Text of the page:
Prepping for 2011

Prepping for 2011

"Planning for 2011" SUMMARY: A personal post about my Dad’s recent visit that segues into my thoughts for getting 2011 off to a productive start.

Dad just flew back home on Saturday morning, ending a six-week stay at my house here in New Hampshire. I’m sad that he’s gone back to Taiwan, as I’ve grown used to the quiet routine he had worked out. The funny thing is that we didn’t really do anything that special. Dad’s quite self-contained in his interests, and in prior visits we’d worked out the essentials: Cello (Dad took it up in his late 70s), Cooking (Dad seems to see this as one of his major contributions), and Investigating New Stuff Around the House.

Apparently I am descended from a long line of gadget-loving Asian ministers, with grandparents on both sides of the family having been known for their resourcefulness in using technology to better their community and church life. This resourcefulness goes hand-in-hand with an uncommon vigor to transform environmental spaces. In the first 24 hours of Dad’s arrival, he had completely reorganized the laundry room after washing and folding every item of clothing he found in the house. The kitchen, which I had been fairly happy with already, was subtly reorganized for more efficient cooking; I’m particularly fond of the new “vegetable box”, in which Dad’s variation of mirepoix (onions, ginger, and garlic) was kept staged for instant use. The gray table in the guest room, I was later told, was actually white when he was done cleaning it. Coins appeared magically sorted by their value, stacked neatly on my shelf. Pairs of socks were joyfully reunified after a long sundering.

It’s this spirit I’m attempting to channel on my own now, as I prepare for 2011. I’m sitting at Starbucks kickstarting my interrupted ritual. I’d actually stopped coming here some 10 weeks ago, when I contracted a horrible cough and couldn’t be in polite company without hacking up a storm of particulate germ-carrying mist, so it’s kind of weird to be back here.

I haven’t yet started to process my 2010; I did in fact miss the last Groundhog Day Resolutions Review on 12/12 (a reader had to remind me), and so this remnant of last year’s resolve still dangles in the periphery of my hindsight. However, for the purposes of today’s planning for the future, I’ve broken down the major themes as follows:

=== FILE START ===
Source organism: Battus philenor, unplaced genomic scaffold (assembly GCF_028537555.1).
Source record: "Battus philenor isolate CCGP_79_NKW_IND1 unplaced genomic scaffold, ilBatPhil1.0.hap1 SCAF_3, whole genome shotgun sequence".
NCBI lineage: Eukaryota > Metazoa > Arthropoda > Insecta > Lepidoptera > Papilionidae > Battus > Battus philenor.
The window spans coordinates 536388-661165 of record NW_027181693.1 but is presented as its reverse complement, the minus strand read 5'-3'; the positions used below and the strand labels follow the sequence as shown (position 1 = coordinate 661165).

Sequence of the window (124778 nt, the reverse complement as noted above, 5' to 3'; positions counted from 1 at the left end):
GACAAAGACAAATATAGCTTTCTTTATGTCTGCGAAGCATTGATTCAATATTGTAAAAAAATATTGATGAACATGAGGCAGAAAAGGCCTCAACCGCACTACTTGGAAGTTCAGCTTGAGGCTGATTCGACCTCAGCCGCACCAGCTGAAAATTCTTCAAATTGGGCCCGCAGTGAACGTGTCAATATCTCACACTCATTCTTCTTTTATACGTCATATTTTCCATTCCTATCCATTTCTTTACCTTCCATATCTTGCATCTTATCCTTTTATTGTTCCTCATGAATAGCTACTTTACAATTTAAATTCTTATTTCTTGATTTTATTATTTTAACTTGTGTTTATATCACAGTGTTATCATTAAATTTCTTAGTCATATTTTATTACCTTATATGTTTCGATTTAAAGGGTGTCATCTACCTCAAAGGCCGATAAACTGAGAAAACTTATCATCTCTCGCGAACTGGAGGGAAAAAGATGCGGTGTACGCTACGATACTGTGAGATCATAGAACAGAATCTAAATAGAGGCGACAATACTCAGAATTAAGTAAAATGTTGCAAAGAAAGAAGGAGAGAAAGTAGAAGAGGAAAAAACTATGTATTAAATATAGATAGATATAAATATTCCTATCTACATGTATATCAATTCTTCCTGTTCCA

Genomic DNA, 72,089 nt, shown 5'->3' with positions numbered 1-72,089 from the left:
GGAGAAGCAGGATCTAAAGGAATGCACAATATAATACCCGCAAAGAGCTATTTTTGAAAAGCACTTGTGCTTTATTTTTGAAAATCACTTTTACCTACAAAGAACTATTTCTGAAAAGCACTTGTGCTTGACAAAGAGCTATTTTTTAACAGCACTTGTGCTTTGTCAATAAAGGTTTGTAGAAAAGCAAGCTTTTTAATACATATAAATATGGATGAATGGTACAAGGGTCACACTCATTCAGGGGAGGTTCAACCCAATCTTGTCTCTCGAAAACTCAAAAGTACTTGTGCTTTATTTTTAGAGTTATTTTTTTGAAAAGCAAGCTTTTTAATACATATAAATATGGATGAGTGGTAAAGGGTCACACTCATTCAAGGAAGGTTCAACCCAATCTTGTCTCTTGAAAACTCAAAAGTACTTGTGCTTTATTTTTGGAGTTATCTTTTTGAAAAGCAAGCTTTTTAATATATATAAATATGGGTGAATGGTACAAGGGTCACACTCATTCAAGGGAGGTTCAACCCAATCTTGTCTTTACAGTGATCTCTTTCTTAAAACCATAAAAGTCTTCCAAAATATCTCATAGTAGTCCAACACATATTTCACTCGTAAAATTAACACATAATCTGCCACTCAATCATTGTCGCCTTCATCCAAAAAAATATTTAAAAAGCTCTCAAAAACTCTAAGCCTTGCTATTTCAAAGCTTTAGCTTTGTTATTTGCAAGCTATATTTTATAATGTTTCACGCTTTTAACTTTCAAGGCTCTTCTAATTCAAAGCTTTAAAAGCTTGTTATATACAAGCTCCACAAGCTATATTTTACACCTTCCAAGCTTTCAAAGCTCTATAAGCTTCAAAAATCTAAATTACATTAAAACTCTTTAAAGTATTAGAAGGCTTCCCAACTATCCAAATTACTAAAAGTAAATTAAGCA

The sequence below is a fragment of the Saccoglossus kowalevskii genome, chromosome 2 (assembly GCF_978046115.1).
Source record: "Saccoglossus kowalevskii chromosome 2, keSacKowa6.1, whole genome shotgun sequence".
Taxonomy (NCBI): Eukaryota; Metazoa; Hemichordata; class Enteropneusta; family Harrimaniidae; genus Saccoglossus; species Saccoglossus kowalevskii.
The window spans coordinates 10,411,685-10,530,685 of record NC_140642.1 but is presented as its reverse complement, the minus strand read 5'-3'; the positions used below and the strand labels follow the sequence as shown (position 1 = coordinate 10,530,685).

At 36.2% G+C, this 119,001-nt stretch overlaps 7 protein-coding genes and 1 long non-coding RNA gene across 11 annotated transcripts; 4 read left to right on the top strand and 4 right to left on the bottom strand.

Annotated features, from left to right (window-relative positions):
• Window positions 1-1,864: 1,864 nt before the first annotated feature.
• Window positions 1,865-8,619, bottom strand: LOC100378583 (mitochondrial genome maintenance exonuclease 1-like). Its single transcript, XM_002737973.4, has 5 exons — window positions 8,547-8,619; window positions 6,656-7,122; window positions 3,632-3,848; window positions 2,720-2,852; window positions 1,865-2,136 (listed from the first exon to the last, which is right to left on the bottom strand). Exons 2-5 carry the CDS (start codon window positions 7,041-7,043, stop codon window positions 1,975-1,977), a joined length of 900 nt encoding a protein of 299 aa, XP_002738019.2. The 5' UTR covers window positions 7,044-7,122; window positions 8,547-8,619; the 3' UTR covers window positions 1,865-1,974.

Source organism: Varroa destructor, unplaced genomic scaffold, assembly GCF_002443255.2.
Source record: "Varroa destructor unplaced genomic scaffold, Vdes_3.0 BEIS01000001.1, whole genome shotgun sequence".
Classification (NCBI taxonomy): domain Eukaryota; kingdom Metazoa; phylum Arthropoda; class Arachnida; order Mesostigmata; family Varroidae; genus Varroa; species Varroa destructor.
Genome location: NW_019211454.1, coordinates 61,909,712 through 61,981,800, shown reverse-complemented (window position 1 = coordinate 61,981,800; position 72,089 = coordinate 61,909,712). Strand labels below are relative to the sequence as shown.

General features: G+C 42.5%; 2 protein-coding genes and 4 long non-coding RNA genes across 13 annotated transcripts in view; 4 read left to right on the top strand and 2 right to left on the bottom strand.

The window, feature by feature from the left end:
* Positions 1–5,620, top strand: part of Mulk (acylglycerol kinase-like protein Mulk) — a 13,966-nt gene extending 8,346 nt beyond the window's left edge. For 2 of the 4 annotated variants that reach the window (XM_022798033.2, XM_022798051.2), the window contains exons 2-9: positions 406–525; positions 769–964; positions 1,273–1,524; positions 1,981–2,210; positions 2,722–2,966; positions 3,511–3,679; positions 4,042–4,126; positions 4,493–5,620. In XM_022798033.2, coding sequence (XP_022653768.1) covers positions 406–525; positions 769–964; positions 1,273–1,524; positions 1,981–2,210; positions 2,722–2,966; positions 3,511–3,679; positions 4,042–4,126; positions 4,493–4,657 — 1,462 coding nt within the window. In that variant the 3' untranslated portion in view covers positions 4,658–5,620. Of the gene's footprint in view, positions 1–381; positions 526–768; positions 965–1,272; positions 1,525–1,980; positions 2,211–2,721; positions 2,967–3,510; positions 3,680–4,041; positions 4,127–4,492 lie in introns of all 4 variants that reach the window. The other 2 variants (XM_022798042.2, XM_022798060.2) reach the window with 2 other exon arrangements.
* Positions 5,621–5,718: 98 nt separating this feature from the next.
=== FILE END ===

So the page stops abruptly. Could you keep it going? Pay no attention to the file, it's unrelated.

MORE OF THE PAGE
• The Blog – Form Updates (still continuing!), Site Enhancements (for improved navigation), Writing (more personal, and less one-track). A major task for 2011 is just getting the site in a form where it’s easier to find the “good stuff”. The addition of the “Productivity Tools” link has created a major shift in incoming trafffic; I think it’s because there is finally one place to start looking at stuff.
  • Queued Work – I’d told people that the six weeks my Dad was visiting, I was taking on no new work. That didn’t entirely work out as planned, but overall I was able to carve out time to just be around with Dad. Anyway, getting the queue moving this week without going nuts is on my mind. I’ve theorized that there are two kinds of day schedules that will work for me: a 5-hour day (3 hours for light billables, 2 for light blog stuff) and an 8-hour production day (two 4-hour chunks of intense production work).

  • Products – 2011 will be the year, it seems, where I finally have more than one physical product for sale. The Emergent Task Planners sold better than expected; my last run of 250 pads ordered in November are almost sold out, and I have to scramble to get another run printed. Compared to the 8 months it took to sell the first 250, that’s quite an improvement. It’s funny also how some obvious things, like shipping my own packages to the warehouse instead of going through the printer, opens up some new possibilities. And I’m just scratching the surface of Digital Downloads; there’s quite a few fun things I could start doing there.

  • Offerings – I continue to play with the way I answer the dreaded So, what do you do? question. I seem to be able to do a lot of things, but there are only a few things that seem to really come from the cool spring of personal satisfaction. I’ve dug a lot of holes in 2010 looking for the source of this fabled spring. I think the innovative thought for Q1 of 2011 comes from the wonderful based-on-webcomic-picture-diary EMITOWN by Emi Lennox. My sister, always with the eye for cool independent comics, got it for me just a few days ago after being charmed by it herself. The relevant takeaway for me was that one’s sense of happiness and worth can be found in the creative community you work excitedly to keep. That’s a question that I think is easier for me to answer than, “What market niche do you want to dominate?”

  • Health – One of the Christmas presents we gave to Dad was a digital picture frame, and I spent quite a lot of time reviewing the past 15 years of my photos to create a representative sampling of Dave World. It was fascinating to see my weight fluctuate, mostly upwards, in rough correlation with worsening hair loss. There was, though, a bright period in 2008 where I was 30 pounds lighter than I am now, and my hair actually matched my build! At the time I didn’t think I had lost enough weight, but looking back at that I was pretty fit. It should only take 4-6 months of effort to get back to that point, so that’s one of my goals.